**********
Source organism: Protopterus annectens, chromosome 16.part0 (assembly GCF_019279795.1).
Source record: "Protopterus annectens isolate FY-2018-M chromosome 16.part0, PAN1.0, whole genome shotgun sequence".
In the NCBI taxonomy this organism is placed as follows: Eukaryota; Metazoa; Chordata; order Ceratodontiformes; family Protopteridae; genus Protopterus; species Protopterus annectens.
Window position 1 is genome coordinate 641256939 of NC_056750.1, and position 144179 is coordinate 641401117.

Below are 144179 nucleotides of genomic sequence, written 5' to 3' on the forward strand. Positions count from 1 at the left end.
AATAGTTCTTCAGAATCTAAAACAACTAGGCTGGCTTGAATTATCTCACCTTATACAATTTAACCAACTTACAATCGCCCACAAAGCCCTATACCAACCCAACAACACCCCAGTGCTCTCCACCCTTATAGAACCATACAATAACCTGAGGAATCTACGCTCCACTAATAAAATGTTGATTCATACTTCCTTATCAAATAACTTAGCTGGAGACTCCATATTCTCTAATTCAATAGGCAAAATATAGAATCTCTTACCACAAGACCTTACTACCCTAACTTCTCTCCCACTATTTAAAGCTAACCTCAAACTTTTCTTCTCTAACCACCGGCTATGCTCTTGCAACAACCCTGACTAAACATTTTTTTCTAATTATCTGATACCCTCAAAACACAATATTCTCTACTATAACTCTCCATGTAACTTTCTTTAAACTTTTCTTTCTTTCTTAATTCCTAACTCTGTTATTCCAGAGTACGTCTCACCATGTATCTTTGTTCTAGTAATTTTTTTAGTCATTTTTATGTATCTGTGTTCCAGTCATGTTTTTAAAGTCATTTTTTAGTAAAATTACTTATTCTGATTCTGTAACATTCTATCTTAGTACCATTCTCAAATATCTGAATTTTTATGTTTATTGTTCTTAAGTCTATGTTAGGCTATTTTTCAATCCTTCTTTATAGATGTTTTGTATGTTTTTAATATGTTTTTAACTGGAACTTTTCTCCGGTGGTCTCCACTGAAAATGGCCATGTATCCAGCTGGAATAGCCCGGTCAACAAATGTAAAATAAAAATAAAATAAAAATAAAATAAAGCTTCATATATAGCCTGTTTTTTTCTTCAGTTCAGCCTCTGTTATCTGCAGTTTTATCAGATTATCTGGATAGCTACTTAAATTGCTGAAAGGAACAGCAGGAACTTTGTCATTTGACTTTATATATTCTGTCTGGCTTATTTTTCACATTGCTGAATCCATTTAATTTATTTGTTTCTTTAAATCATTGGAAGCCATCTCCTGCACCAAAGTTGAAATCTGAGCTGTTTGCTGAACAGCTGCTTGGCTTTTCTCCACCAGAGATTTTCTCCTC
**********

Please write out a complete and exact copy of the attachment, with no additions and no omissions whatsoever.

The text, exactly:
Source organism: Protopterus annectens, chromosome 16.part0 (assembly GCF_019279795.1).
Source record: "Protopterus annectens isolate FY-2018-M chromosome 16.part0, PAN1.0, whole genome shotgun sequence".
In the NCBI taxonomy this organism is placed as follows: Eukaryota; Metazoa; Chordata; order Ceratodontiformes; family Protopteridae; genus Protopterus; species Protopterus annectens.
Window position 1 is genome coordinate 641256939 of NC_056750.1, and position 144179 is coordinate 641401117.

Below are 144179 nucleotides of genomic sequence, written 5' to 3' on the forward strand. Positions count from 1 at the left end.
AATAGTTCTTCAGAATCTAAAACAACTAGGCTGGCTTGAATTATCTCACCTTATACAATTTAACCAACTTACAATCGCCCACAAAGCCCTATACCAACCCAACAACACCCCAGTGCTCTCCACCCTTATAGAACCATACAATAACCTGAGGAATCTACGCTCCACTAATAAAATGTTGATTCATACTTCCTTATCAAATAACTTAGCTGGAGACTCCATATTCTCTAATTCAATAGGCAAAATATAGAATCTCTTACCACAAGACCTTACTACCCTAACTTCTCTCCCACTATTTAAAGCTAACCTCAAACTTTTCTTCTCTAACCACCGGCTATGCTCTTGCAACAACCCTGACTAAACATTTTTTTCTAATTATCTGATACCCTCAAAACACAATATTCTCTACTATAACTCTCCATGTAACTTTCTTTAAACTTTTCTTTCTTTCTTAATTCCTAACTCTGTTATTCCAGAGTACGTCTCACCATGTATCTTTGTTCTAGTAATTTTTTTAGTCATTTTTATGTATCTGTGTTCCAGTCATGTTTTTAAAGTCATTTTTTAGTAAAATTACTTATTCTGATTCTGTAACATTCTATCTTAGTACCATTCTCAAATATCTGAATTTTTATGTTTATTGTTCTTAAGTCTATGTTAGGCTATTTTTCAATCCTTCTTTATAGATGTTTTGTATGTTTTTAATATGTTTTTAACTGGAACTTTTCTCCGGTGGTCTCCACTGAAAATGGCCATGTATCCAGCTGGAATAGCCCGGTCAACAAATGTAAAATAAAAATAAAATAAAAATAAAATAAAGCTTCATATATAGCCTGTTTTTTTCTTCAGTTCAGCCTCTGTTATCTGCAGTTTTATCAGATTATCTGGATAGCTACTTAAATTGCTGAAAGGAACAGCAGGAACTTTGTCATTTGACTTTATATATTCTGTCTGGCTTATTTTTCACATTGCTGAATCCATTTAATTTATTTGTTTCTTTAAATCATTGGAAGCCATCTCCTGCACCAAAGTTGAAATCTGAGCTGTTTGCTGAACAGCTGCTTGGCTTTTCTCCACCAGAGATTTTCTCCTC